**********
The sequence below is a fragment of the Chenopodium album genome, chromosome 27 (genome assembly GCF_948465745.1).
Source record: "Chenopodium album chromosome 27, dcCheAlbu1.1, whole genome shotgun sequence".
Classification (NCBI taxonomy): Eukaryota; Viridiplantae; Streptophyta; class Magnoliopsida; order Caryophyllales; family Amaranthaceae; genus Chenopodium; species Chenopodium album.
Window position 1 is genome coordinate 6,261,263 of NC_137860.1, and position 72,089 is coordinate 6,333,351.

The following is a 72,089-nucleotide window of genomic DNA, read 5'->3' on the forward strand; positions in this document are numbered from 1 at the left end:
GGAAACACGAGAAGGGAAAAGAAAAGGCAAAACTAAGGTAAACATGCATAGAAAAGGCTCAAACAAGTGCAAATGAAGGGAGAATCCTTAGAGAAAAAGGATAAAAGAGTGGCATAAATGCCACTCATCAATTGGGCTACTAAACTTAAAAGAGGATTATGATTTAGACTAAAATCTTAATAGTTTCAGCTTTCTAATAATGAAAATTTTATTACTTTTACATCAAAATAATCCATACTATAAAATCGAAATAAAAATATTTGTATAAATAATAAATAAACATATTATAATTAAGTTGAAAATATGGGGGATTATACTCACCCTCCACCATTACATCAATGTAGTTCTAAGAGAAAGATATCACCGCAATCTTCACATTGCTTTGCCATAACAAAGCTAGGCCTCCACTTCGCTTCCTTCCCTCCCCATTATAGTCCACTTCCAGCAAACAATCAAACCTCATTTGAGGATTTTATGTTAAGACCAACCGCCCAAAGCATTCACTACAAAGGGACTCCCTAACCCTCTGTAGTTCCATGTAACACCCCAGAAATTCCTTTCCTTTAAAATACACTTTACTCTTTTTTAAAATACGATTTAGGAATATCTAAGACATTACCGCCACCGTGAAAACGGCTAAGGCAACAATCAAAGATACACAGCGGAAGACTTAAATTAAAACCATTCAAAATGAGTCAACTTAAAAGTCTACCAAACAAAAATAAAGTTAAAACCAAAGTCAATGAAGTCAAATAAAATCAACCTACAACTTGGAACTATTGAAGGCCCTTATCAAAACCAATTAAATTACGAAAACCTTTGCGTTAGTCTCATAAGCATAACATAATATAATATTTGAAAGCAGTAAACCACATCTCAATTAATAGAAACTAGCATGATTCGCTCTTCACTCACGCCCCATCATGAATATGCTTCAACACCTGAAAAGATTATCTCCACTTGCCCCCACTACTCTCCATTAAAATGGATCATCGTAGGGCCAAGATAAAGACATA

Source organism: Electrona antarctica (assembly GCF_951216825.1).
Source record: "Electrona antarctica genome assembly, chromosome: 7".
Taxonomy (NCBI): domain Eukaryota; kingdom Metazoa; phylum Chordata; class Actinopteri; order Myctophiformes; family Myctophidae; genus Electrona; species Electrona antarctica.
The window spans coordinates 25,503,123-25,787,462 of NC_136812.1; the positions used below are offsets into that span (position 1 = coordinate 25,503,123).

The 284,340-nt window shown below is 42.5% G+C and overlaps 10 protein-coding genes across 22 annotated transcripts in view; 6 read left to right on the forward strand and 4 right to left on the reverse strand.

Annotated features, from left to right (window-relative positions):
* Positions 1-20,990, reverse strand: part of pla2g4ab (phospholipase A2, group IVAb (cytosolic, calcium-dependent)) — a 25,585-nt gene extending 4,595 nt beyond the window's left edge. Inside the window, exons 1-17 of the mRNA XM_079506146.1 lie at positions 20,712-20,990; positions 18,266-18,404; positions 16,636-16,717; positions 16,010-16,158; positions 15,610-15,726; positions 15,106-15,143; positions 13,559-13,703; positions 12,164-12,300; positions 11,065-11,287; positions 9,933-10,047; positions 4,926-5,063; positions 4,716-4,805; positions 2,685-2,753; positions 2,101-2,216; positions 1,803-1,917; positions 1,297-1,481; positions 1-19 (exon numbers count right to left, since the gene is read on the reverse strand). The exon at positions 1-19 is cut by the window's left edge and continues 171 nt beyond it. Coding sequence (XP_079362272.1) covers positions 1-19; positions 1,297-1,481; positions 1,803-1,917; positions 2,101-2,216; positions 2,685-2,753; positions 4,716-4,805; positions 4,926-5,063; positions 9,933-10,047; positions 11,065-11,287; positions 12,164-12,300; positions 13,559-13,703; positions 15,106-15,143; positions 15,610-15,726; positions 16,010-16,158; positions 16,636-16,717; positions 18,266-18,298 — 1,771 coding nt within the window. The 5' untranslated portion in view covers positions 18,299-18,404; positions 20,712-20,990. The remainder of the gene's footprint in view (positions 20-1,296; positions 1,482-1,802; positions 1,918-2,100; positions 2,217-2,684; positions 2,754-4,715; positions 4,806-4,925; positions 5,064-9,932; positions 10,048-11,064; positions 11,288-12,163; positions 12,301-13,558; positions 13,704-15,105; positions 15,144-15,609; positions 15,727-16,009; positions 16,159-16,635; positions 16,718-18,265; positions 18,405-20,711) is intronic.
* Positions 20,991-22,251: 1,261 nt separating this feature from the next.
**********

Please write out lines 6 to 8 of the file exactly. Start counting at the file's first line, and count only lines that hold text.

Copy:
GGAAACACGAGAAGGGAAAAGAAAAGGCAAAACTAAGGTAAACATGCATAGAAAAGGCTCAAACAAGTGCAAATGAAGGGAGAATCCTTAGAGAAAAAGGATAAAAGAGTGGCATAAATGCCACTCATCAATTGGGCTACTAAACTTAAAAGAGGATTATGATTTAGACTAAAATCTTAATAGTTTCAGCTTTCTAATAATGAAAATTTTATTACTTTTACATCAAAATAATCCATACTATAAAATCGAAATAAAAATATTTGTATAAATAATAAATAAACATATTATAATTAAGTTGAAAATATGGGGGATTATACTCACCCTCCACCATTACATCAATGTAGTTCTAAGAGAAAGATATCACCGCAATCTTCACATTGCTTTGCCATAACAAAGCTAGGCCTCCACTTCGCTTCCTTCCCTCCCCATTATAGTCCACTTCCAGCAAACAATCAAACCTCATTTGAGGATTTTATGTTAAGACCAACCGCCCAAAGCATTCACTACAAAGGGACTCCCTAACCCTCTGTAGTTCCATGTAACACCCCAGAAATTCCTTTCCTTTAAAATACACTTTACTCTTTTTTAAAATACGATTTAGGAATATCTAAGACATTACCGCCACCGTGAAAACGGCTAAGGCAACAATCAAAGATACACAGCGGAAGACTTAAATTAAAACCATTCAAAATGAGTCAACTTAAAAGTCTACCAAACAAAAATAAAGTTAAAACCAAAGTCAATGAAGTCAAATAAAATCAACCTACAACTTGGAACTATTGAAGGCCCTTATCAAAACCAATTAAATTACGAAAACCTTTGCGTTAGTCTCATAAGCATAACATAATATAATATTTGAAAGCAGTAAACCACATCTCAATTAATAGAAACTAGCATGATTCGCTCTTCACTCACGCCCCATCATGAATATGCTTCAACACCTGAAAAGATTATCTCCACTTGCCCCCACTACTCTCCATTAAAATGGATCATCGTAGGGCCAAGATAAAGACATA

Source organism: Electrona antarctica (assembly GCF_951216825.1).
Source record: "Electrona antarctica genome assembly, chromosome: 7".